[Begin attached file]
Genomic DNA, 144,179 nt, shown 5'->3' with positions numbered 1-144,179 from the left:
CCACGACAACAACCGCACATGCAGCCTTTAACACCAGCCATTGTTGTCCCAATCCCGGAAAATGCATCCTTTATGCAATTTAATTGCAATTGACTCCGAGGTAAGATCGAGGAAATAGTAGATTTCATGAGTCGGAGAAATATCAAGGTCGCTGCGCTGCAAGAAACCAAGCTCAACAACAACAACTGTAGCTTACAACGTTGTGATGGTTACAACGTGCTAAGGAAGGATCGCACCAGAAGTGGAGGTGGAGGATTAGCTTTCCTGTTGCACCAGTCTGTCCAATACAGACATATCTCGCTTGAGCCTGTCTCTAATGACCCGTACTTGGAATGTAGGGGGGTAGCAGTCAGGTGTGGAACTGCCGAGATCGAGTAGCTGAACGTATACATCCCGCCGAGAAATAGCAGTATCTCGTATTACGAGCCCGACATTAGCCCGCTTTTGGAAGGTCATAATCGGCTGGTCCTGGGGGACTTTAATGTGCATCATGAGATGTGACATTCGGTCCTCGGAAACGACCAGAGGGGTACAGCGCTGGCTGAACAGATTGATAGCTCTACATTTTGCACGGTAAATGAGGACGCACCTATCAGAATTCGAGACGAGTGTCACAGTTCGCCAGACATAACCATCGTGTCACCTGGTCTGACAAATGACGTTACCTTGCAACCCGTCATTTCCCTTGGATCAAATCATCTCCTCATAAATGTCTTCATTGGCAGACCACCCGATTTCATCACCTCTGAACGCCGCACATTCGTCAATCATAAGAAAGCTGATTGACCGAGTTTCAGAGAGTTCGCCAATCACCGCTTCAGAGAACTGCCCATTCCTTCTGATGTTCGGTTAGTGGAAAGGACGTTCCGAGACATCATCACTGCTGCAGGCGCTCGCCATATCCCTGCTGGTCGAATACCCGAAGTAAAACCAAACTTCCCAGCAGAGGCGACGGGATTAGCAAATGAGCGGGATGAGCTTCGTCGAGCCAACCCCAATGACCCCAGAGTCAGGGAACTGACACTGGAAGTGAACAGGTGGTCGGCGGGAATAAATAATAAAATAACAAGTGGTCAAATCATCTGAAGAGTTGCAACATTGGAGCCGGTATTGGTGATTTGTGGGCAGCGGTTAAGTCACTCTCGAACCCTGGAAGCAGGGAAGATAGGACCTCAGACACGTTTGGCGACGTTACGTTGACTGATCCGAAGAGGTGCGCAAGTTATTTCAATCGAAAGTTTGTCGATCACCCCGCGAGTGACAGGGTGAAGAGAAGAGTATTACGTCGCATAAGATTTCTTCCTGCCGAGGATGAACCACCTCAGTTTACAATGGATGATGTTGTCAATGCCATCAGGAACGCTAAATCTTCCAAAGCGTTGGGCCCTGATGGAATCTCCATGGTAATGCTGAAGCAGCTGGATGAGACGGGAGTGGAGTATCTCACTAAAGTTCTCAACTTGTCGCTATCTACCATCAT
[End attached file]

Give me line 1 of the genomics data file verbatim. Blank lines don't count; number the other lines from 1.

Genomic DNA, 144,179 nt, shown 5'->3' with positions numbered 1-144,179 from the left: